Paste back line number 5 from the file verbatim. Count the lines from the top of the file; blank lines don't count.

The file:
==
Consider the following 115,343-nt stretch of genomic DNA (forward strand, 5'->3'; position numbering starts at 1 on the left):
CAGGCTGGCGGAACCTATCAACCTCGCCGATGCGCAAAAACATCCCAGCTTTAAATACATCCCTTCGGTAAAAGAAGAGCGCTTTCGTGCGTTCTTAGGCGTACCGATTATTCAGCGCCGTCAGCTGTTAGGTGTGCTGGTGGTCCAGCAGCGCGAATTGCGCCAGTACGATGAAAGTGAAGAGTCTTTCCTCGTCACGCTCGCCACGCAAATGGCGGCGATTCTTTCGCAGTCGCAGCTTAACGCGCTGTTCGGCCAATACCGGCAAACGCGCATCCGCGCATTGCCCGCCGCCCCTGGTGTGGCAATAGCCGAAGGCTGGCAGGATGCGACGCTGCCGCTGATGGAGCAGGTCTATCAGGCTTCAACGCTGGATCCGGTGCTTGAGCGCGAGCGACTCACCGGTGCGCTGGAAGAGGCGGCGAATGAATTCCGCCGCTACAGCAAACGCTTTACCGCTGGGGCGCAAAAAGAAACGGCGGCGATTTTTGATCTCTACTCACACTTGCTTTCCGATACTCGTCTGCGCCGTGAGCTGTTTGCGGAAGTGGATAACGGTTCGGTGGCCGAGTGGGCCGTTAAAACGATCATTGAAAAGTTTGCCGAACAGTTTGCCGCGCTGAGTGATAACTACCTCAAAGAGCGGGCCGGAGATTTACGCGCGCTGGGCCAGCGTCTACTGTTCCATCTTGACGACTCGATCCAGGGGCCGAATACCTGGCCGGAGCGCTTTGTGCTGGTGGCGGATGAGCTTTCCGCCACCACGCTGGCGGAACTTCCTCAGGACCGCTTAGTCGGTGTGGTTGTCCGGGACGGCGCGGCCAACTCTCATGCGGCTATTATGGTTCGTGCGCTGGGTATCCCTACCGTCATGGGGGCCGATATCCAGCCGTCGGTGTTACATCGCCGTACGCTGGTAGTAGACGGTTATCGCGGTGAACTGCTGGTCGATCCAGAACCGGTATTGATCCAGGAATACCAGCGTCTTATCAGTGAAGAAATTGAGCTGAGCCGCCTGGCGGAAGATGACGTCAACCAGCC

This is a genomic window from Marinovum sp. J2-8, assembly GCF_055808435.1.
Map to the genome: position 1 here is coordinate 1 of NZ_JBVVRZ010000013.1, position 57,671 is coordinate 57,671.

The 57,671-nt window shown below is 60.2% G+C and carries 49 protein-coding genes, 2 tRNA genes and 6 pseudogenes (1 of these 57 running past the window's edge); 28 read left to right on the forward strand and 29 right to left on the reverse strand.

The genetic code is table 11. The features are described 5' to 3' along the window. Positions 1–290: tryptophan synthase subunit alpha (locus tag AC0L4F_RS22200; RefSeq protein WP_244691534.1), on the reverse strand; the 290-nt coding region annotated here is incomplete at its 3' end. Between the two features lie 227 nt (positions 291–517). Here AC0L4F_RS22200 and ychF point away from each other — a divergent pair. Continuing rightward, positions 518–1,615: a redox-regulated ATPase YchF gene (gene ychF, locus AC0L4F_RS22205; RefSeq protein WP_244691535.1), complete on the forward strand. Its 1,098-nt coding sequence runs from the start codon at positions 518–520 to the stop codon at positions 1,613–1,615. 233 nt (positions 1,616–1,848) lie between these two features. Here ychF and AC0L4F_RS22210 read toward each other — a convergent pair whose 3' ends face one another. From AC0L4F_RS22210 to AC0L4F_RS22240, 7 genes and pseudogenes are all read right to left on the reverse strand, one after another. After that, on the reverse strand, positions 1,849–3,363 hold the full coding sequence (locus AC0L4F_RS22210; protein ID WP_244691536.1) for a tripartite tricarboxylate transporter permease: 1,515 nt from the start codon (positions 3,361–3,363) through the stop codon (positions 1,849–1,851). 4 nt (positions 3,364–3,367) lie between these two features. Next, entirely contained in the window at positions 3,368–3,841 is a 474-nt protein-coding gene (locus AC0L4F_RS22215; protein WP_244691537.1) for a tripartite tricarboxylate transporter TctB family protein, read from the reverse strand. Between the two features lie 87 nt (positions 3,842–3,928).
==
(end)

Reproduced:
The 57,671-nt window shown below is 60.2% G+C and carries 49 protein-coding genes, 2 tRNA genes and 6 pseudogenes (1 of these 57 running past the window's edge); 28 read left to right on the forward strand and 29 right to left on the reverse strand.